Caterpillar Posts Decent Second-Quarter Results, Makes Cautionary Statements on China
publication date: Jul 23, 2011
author/source: Valuentum Analysts
Caterpillar (CAT) reported decent results Friday that showed strong growth in revenue and earnings, but also revealed cost pressures inherent in its business.
During the quarter, sales jumped roughly 37% thanks primarily to recent acquisitions, while profits expanded 44% from the same period a year-ago. Though we are pleased with Caterpillar’s top line performance, management noted that cost pressures continue to intensify, specifically freight and material costs (steel, etc.) as well as investments in R&D and capacity. Further, the firm noted that its recent acquisition of Bucyrus will negatively impact full year profit by $0.50 per share as a result of upfront dealer-related integration costs, a stiff headwind.
We’re also somewhat puzzled by management’s comments regarding China in its press release, as it tried to assure investors that China continues to be a growth engine. We’ve taken this as a given, but management indicated that it has seen some softening growth in China, despite dealer deliveries to end users advancing at a faster rate than the industry in the region. The firm also noted that the political environment remains challenging in the US (“lack of clarity on the U.S. deficit reduction”), suggesting that such an environment is not providing its customers with the confidence to invest. We think such statements could either be interpreted as management attempting to temper the street’s forward estimates, or setting the table for a disappointment down the road. Excluding Bucyrus, the firm raised its 2011 profit outlook to the range of $6.75 to $7.25 per share versus $6.25 to $6.75 per share previously.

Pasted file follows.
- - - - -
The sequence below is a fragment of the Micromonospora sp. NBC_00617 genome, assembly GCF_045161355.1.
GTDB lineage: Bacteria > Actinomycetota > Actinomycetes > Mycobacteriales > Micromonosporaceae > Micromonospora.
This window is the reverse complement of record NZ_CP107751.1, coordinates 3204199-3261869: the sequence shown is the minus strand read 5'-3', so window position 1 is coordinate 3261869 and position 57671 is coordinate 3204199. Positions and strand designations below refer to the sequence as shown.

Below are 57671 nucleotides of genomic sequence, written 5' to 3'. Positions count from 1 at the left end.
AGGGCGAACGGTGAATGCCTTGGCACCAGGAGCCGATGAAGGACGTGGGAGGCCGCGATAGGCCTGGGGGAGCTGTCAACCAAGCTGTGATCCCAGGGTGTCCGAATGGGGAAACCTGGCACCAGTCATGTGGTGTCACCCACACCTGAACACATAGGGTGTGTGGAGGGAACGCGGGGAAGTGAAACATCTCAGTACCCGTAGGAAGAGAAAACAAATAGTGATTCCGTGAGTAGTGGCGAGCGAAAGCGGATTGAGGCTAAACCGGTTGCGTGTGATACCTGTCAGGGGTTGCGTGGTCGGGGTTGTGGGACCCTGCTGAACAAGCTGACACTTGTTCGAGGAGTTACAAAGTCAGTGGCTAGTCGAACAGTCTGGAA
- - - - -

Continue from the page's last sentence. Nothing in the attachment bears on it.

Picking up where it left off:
In all, we remain mildly bullish on Caterpillar’s shares, though we think there are cleaner names in the industrial arena. We think its acquisition of Bucyrus still makes sense, given its exposure to mining and the firm’s complementary product suite, but we remain on the sidelines given ongoing integration risks and management’s cautionary comments. We’d look for an entry point under $85 per share, which represents an appropriate margin of safety in our opinion.